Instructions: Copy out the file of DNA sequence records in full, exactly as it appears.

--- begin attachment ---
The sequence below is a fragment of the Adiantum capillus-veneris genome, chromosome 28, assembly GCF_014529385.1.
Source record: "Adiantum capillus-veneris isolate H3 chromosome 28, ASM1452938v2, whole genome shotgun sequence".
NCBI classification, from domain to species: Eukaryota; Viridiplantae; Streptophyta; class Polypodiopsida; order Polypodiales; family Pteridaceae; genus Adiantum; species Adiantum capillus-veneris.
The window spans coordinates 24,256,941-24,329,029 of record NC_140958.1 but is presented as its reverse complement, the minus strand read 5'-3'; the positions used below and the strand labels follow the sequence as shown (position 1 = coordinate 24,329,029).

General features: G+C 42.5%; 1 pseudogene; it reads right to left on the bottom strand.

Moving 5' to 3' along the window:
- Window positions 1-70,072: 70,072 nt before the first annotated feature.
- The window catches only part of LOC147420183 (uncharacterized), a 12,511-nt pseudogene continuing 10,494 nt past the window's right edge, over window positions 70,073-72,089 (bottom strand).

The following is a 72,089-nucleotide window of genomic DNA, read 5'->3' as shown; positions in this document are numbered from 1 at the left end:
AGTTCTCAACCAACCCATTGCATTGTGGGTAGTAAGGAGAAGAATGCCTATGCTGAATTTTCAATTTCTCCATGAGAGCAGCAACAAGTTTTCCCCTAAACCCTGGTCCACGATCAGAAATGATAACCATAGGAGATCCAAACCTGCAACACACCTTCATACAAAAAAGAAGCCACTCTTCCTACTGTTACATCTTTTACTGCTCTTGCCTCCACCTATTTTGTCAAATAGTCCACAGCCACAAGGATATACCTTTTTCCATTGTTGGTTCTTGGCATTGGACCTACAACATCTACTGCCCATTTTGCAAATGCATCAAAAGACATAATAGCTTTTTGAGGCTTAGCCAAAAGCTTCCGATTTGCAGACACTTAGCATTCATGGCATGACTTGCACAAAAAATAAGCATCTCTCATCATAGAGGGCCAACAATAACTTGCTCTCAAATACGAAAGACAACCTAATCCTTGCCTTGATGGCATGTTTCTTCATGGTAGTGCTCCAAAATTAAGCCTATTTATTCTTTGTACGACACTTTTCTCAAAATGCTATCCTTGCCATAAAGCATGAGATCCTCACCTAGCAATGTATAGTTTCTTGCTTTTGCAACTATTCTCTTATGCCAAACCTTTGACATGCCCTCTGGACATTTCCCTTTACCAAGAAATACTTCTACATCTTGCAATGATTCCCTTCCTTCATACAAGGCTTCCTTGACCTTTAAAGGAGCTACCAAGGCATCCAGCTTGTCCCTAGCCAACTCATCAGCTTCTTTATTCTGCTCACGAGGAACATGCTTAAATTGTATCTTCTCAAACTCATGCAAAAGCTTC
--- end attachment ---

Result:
The sequence below is a fragment of the Adiantum capillus-veneris genome, chromosome 28, assembly GCF_014529385.1.
Source record: "Adiantum capillus-veneris isolate H3 chromosome 28, ASM1452938v2, whole genome shotgun sequence".
NCBI classification, from domain to species: Eukaryota; Viridiplantae; Streptophyta; class Polypodiopsida; order Polypodiales; family Pteridaceae; genus Adiantum; species Adiantum capillus-veneris.
The window spans coordinates 24,256,941-24,329,029 of record NC_140958.1 but is presented as its reverse complement, the minus strand read 5'-3'; the positions used below and the strand labels follow the sequence as shown (position 1 = coordinate 24,329,029).

General features: G+C 42.5%; 1 pseudogene; it reads right to left on the bottom strand.

Moving 5' to 3' along the window:
- Window positions 1-70,072: 70,072 nt before the first annotated feature.
- The window catches only part of LOC147420183 (uncharacterized), a 12,511-nt pseudogene continuing 10,494 nt past the window's right edge, over window positions 70,073-72,089 (bottom strand).

The following is a 72,089-nucleotide window of genomic DNA, read 5'->3' as shown; positions in this document are numbered from 1 at the left end:
AGTTCTCAACCAACCCATTGCATTGTGGGTAGTAAGGAGAAGAATGCCTATGCTGAATTTTCAATTTCTCCATGAGAGCAGCAACAAGTTTTCCCCTAAACCCTGGTCCACGATCAGAAATGATAACCATAGGAGATCCAAACCTGCAACACACCTTCATACAAAAAAGAAGCCACTCTTCCTACTGTTACATCTTTTACTGCTCTTGCCTCCACCTATTTTGTCAAATAGTCCACAGCCACAAGGATATACCTTTTTCCATTGTTGGTTCTTGGCATTGGACCTACAACATCTACTGCCCATTTTGCAAATGCATCAAAAGACATAATAGCTTTTTGAGGCTTAGCCAAAAGCTTCCGATTTGCAGACACTTAGCATTCATGGCATGACTTGCACAAAAAATAAGCATCTCTCATCATAGAGGGCCAACAATAACTTGCTCTCAAATACGAAAGACAACCTAATCCTTGCCTTGATGGCATGTTTCTTCATGGTAGTGCTCCAAAATTAAGCCTATTTATTCTTTGTACGACACTTTTCTCAAAATGCTATCCTTGCCATAAAGCATGAGATCCTCACCTAGCAATGTATAGTTTCTTGCTTTTGCAACTATTCTCTTATGCCAAACCTTTGACATGCCCTCTGGACATTTCCCTTTACCAAGAAATACTTCTACATCTTGCAATGATTCCCTTCCTTCATACAAGGCTTCCTTGACCTTTAAAGGAGCTACCAAGGCATCCAGCTTGTCCCTAGCCAACTCATCAGCTTCTTTATTCTGCTCACGAGGAACATGCTTAAATTGTATCTTCTCAAACTCATGCAAAAGCTTC